Queen, lover, mother, outcast, victim and survivor - this is how historian and series narrator David Starkey assigns the roles of the six wives of Britain's most famous monarch Henry VIII in the sexual intrigue and cut-throat power politics of his long reign from 1509 to 1547. The series The Six Wives of Henry VIII takes a fresh approach and presents each wife's story from her perspective.
Through the women's own words and powerful dramatizations, we learn that the wives were not pitiful victims or pawns but rather knowing players in a high-stakes game and remarkable individuals who managed to show great dignity even when facing exile and death.
Catherine of Aragon. The daughter of Spain's King Ferdinand and Isabella, Catherine was just 16 when she married Henry's older brother Arthur in 1501. When Arthur died shortly thereafter, Catherine was left stranded. It wasn't until seven years later that she was able to marry Henry, who had become king.
Anne Boleyn. Raised by aristocratic parents and schooled in the Netherlands in the court of Archduchess Margaret, Anne long aspired to play a significant role in the English court. Chic and flirtatious, Anne became a lady-in-waiting to Queen Catherine, where she quickly caught the attention of the king.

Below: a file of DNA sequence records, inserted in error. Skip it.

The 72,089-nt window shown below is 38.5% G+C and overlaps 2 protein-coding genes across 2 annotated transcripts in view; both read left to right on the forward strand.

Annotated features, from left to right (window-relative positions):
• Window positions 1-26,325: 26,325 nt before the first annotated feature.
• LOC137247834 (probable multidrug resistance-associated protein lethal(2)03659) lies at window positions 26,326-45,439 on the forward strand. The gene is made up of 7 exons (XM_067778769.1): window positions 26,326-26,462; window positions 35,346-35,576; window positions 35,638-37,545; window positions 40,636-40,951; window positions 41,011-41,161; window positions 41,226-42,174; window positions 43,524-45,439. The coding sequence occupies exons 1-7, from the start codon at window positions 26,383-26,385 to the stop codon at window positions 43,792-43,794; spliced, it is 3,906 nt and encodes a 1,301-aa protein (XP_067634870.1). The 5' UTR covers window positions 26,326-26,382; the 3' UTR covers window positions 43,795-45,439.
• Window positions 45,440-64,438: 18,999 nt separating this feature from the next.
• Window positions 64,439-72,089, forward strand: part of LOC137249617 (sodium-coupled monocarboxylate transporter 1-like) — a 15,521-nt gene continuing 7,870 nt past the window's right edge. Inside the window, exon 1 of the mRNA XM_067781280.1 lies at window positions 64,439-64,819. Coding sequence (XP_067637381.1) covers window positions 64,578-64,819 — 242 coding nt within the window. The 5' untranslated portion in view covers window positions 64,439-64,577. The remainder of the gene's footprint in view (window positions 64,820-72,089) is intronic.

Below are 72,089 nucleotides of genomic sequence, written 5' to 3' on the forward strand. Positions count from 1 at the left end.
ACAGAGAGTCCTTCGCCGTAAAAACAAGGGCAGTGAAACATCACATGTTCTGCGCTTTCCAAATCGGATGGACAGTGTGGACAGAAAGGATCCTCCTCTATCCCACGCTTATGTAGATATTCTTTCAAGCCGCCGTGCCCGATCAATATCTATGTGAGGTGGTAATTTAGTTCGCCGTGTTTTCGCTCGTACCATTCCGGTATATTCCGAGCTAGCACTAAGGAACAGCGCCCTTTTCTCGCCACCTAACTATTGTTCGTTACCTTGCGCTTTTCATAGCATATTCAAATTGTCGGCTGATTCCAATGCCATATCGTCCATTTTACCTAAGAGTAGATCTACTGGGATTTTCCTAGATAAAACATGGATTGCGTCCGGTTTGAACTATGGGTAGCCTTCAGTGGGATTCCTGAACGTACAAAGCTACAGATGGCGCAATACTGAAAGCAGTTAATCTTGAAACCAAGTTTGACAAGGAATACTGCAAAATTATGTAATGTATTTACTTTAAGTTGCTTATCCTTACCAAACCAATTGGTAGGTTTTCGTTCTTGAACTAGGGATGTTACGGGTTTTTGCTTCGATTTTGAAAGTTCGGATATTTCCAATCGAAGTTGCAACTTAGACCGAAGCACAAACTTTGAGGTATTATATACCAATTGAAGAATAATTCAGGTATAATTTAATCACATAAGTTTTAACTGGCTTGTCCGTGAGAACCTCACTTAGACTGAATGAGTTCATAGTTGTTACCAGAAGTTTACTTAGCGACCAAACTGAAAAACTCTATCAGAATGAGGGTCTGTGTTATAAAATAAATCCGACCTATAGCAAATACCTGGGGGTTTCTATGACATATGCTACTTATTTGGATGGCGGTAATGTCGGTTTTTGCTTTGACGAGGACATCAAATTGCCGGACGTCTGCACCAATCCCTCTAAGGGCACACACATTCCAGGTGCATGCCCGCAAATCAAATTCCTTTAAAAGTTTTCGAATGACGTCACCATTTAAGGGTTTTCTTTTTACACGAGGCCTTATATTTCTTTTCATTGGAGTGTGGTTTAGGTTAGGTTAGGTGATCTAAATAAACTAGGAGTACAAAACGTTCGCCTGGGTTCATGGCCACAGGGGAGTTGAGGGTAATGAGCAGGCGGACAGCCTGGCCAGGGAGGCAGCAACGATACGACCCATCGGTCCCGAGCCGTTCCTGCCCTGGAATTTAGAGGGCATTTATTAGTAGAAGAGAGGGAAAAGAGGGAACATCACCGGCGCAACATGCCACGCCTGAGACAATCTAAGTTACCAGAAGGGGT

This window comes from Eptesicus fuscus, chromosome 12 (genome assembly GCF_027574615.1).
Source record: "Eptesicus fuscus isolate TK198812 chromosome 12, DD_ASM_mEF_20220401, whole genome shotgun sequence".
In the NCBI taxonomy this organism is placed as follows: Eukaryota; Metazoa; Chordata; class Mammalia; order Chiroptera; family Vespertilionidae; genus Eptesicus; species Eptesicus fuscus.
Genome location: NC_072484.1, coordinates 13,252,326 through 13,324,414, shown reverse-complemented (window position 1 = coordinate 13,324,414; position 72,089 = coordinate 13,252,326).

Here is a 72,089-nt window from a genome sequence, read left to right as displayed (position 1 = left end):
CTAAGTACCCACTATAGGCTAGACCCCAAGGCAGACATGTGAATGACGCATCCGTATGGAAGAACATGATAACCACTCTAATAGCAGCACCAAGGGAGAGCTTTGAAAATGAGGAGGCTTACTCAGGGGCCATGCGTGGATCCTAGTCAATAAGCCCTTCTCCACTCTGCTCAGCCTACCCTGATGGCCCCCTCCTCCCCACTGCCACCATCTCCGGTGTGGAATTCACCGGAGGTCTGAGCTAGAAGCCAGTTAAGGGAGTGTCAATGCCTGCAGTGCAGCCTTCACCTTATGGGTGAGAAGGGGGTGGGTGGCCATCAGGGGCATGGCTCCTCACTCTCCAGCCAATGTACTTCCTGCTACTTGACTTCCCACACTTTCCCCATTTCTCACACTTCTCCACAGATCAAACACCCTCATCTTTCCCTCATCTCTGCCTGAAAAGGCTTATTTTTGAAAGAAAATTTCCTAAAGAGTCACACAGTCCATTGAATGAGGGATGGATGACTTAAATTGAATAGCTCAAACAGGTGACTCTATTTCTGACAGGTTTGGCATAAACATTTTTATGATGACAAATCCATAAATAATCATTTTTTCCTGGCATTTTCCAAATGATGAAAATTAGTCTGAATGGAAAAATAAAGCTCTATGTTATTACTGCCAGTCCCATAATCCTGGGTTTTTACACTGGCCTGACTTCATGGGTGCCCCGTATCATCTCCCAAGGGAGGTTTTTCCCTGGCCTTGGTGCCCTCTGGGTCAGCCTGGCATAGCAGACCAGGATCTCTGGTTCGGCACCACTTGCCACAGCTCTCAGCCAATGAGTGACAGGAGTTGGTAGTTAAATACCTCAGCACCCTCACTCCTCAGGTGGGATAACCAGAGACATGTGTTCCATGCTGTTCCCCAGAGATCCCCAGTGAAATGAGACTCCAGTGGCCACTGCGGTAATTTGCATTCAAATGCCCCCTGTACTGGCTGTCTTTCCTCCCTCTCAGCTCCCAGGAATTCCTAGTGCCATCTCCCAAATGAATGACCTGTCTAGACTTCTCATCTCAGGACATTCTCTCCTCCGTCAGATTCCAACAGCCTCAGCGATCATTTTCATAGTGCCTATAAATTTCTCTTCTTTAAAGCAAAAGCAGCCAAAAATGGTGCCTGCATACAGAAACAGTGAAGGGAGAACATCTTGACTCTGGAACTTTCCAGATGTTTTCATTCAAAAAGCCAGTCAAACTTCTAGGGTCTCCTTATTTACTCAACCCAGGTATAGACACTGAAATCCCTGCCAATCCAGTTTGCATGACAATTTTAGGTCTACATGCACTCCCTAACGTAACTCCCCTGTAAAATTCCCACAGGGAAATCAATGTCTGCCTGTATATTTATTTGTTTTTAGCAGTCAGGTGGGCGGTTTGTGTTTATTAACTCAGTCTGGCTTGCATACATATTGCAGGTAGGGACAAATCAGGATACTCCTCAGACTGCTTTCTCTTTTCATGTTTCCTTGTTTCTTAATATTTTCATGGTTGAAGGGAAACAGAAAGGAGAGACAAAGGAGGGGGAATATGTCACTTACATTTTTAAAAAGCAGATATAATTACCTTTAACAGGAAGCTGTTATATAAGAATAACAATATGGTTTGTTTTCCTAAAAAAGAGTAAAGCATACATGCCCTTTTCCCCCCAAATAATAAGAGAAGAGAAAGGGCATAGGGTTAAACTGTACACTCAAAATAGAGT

Jane Seymour. Waiting in the wings when Anne died was Jane Seymour, a submissive woman of noble birth who seemed the perfect Tudor wife. Moreover, she was a devout Catholic, and the king's advisors hoped her religious beliefs would bring Henry back to his original religion.
Anne of Cleves. Henry's advisor Thomas Cromwell thought the West German princess Anne of Cleves was an excellent candidate because of her religious connections and prestigious family.
Catherine Howard. A promiscuous niece of the Duke of Norfolk, and a cousin of Anne Boleyn, Catherine caught the king's attention while serving as lady-in-waiting for Queen Anne.
Catherine Parr. The widow Catherine Parr was in love with Sir Thomas Seymour, brother of the late Queen Jane, when Henry became smitten with her. To eradicate the competition, the king assigned Seymour to a diplomatic post in Brussels, and proposed to Catherine.